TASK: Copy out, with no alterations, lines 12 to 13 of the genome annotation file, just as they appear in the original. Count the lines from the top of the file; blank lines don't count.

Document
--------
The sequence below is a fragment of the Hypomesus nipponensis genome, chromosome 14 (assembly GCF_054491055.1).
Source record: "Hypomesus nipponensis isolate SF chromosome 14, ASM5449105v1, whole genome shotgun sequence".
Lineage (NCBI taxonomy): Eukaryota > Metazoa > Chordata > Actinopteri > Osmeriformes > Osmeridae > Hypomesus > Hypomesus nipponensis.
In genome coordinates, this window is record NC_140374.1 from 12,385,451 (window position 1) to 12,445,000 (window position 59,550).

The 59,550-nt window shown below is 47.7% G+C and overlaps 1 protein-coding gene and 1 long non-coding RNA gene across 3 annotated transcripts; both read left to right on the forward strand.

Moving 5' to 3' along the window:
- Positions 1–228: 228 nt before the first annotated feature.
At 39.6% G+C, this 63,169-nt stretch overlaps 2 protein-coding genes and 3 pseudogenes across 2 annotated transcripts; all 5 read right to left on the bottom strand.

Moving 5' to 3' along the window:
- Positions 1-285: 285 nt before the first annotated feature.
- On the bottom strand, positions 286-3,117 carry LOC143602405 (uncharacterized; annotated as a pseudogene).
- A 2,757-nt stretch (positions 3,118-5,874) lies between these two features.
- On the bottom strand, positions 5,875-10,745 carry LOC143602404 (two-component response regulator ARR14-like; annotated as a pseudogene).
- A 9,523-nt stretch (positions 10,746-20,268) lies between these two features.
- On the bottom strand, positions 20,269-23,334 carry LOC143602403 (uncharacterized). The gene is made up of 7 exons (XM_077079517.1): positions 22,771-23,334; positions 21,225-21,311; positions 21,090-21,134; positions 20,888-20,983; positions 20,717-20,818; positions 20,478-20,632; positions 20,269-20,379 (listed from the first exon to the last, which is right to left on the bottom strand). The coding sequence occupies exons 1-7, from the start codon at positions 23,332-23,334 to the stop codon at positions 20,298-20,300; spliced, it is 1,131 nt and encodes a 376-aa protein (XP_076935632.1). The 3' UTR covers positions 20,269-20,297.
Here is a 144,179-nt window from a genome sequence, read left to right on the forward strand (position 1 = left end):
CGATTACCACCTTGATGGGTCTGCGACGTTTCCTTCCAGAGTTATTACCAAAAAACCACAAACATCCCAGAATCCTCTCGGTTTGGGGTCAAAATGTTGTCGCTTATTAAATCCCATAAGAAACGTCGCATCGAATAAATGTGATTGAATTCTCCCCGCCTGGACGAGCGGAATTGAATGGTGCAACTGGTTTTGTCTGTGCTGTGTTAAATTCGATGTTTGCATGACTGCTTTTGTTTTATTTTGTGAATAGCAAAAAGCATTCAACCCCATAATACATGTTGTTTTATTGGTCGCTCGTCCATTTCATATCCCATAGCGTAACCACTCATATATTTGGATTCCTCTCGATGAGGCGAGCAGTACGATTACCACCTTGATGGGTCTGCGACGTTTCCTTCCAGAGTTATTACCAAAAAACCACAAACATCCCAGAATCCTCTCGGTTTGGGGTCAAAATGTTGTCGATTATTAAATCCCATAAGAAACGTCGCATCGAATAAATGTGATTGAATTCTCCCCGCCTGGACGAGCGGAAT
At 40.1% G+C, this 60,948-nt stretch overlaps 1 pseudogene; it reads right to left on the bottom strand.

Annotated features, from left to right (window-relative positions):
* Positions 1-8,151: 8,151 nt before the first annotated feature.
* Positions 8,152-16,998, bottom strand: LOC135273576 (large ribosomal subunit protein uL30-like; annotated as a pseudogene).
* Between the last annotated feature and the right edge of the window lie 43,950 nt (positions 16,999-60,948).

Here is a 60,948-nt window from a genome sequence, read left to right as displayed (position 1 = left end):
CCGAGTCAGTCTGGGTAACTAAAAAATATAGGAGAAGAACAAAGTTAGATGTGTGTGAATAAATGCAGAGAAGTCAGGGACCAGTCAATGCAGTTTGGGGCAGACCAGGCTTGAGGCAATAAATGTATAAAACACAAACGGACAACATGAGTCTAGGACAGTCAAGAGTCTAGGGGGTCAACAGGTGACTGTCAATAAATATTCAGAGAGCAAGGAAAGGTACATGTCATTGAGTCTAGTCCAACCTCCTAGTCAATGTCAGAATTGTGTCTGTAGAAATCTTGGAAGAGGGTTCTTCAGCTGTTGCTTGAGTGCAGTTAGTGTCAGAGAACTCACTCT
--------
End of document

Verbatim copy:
- A 2,757-nt stretch (positions 3,118-5,874) lies between these two features.
- On the bottom strand, positions 5,875-10,745 carry LOC143602404 (two-component response regulator ARR14-like; annotated as a pseudogene).